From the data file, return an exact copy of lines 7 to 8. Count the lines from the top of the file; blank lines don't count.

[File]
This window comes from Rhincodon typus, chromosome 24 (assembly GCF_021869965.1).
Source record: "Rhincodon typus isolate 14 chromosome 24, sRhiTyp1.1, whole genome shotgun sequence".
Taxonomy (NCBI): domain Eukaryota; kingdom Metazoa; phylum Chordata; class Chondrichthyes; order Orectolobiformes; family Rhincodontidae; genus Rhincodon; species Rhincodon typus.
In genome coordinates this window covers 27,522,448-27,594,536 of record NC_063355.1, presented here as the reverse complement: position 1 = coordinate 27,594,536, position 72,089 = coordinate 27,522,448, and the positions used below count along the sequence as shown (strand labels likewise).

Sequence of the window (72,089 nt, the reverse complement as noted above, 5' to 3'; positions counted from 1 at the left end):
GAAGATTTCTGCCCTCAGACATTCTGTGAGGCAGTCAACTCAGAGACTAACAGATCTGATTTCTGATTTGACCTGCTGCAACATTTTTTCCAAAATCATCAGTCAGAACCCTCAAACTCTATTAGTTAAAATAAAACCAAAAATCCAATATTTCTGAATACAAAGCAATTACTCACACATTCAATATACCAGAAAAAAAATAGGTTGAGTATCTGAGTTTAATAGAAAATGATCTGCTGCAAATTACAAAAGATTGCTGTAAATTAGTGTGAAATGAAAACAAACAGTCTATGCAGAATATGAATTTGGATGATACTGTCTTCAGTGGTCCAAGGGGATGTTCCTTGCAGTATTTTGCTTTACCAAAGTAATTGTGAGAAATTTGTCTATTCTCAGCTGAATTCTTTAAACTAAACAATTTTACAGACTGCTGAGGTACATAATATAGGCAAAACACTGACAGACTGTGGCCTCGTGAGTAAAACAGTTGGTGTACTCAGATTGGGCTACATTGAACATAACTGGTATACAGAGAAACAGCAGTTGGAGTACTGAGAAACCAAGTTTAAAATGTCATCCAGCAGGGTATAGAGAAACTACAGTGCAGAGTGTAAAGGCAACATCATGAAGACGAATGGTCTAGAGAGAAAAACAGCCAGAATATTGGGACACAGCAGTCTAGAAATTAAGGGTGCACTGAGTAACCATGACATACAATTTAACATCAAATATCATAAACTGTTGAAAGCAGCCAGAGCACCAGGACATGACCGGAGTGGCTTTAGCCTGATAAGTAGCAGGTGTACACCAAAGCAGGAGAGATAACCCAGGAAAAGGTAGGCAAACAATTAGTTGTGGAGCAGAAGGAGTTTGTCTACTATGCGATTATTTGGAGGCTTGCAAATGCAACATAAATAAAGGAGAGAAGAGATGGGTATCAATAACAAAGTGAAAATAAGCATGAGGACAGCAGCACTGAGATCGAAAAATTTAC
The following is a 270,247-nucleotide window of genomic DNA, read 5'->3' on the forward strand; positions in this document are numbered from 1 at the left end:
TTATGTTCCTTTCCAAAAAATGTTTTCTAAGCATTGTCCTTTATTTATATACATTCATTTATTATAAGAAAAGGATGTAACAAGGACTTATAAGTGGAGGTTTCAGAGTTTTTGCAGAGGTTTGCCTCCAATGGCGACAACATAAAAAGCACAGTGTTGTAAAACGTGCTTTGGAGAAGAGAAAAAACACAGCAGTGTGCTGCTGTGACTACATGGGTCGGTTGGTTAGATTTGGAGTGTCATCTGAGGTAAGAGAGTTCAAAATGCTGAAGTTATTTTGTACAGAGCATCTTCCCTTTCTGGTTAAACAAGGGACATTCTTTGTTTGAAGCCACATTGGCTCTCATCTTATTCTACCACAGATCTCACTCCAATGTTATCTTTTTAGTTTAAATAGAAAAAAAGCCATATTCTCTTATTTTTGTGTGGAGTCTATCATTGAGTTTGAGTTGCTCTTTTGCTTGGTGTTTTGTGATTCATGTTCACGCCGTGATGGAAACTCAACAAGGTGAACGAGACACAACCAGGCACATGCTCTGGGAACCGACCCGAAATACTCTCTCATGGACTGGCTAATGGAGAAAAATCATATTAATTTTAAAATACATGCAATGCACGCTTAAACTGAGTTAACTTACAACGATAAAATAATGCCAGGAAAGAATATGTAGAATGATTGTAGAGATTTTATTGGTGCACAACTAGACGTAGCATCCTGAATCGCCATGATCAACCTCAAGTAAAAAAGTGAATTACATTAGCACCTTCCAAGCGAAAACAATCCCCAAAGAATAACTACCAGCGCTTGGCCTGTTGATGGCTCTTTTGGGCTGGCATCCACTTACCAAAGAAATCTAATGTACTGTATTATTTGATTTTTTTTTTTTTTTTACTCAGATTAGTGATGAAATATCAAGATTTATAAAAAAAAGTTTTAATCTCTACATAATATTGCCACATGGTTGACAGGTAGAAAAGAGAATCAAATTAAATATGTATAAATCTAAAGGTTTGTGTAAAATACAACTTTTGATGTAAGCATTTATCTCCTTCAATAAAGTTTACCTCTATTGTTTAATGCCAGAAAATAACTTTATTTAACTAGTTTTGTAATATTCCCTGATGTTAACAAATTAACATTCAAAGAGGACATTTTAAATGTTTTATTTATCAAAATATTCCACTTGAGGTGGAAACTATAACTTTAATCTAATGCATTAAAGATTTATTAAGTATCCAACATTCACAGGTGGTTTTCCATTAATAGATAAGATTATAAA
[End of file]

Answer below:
The following is a 270,247-nucleotide window of genomic DNA, read 5'->3' on the forward strand; positions in this document are numbered from 1 at the left end:
TTATGTTCCTTTCCAAAAAATGTTTTCTAAGCATTGTCCTTTATTTATATACATTCATTTATTATAAGAAAAGGATGTAACAAGGACTTATAAGTGGAGGTTTCAGAGTTTTTGCAGAGGTTTGCCTCCAATGGCGACAACATAAAAAGCACAGTGTTGTAAAACGTGCTTTGGAGAAGAGAAAAAACACAGCAGTGTGCTGCTGTGACTACATGGGTCGGTTGGTTAGATTTGGAGTGTCATCTGAGGTAAGAGAGTTCAAAATGCTGAAGTTATTTTGTACAGAGCATCTTCCCTTTCTGGTTAAACAAGGGACATTCTTTGTTTGAAGCCACATTGGCTCTCATCTTATTCTACCACAGATCTCACTCCAATGTTATCTTTTTAGTTTAAATAGAAAAAAAGCCATATTCTCTTATTTTTGTGTGGAGTCTATCATTGAGTTTGAGTTGCTCTTTTGCTTGGTGTTTTGTGATTCATGTTCACGCCGTGATGGAAACTCAACAAGGTGAACGAGACACAACCAGGCACATGCTCTGGGAACCGACCCGAAATACTCTCTCATGGACTGGCTAATGGAGAAAAATCATATTAATTTTAAAATACATGCAATGCACGCTTAAACTGAGTTAACTTACAACGATAAAATAATGCCAGGAAAGAATATGTAGAATGATTGTAGAGATTTTATTGGTGCACAACTAGACGTAGCATCCTGAATCGCCATGATCAACCTCAAGTAAAAAAGTGAATTACATTAGCACCTTCCAAGCGAAAACAATCCCCAAAGAATAACTACCAGCGCTTGGCCTGTTGATGGCTCTTTTGGGCTGGCATCCACTTACCAAAGAAATCTAATGTACTGTATTATTTGATTTTTTTTTTTTTTTTACTCAGATTAGTGATGAAATATCAAGATTTATAAAAAAAAGTTTTAATCTCTACATAATATTGCCACATGGTTGACAGGTAGAAAAGAGAATCAAATTAAATATGTATAAATCTAAAGGTTTGTGTAAAATACAACTTTTGATGTAAGCATTTATCTCCTTCAATAAAGTTTACCTCTATTGTTTAATGCCAGAAAATAACTTTATTTAACTAGTTTTGTAATATTCCCTGATGTTAACAAATTAACATTCAAAGAGGACATTTTAAATGTTTTATTTATCAAAATATTCCACTTGAGGTGGAAACTATAACTTTAATCTAATGCATTAAAGATTTATTAAGTATCCAACATTCACAGGTGGTTTTCCATTAATAGATAAGATTATAAA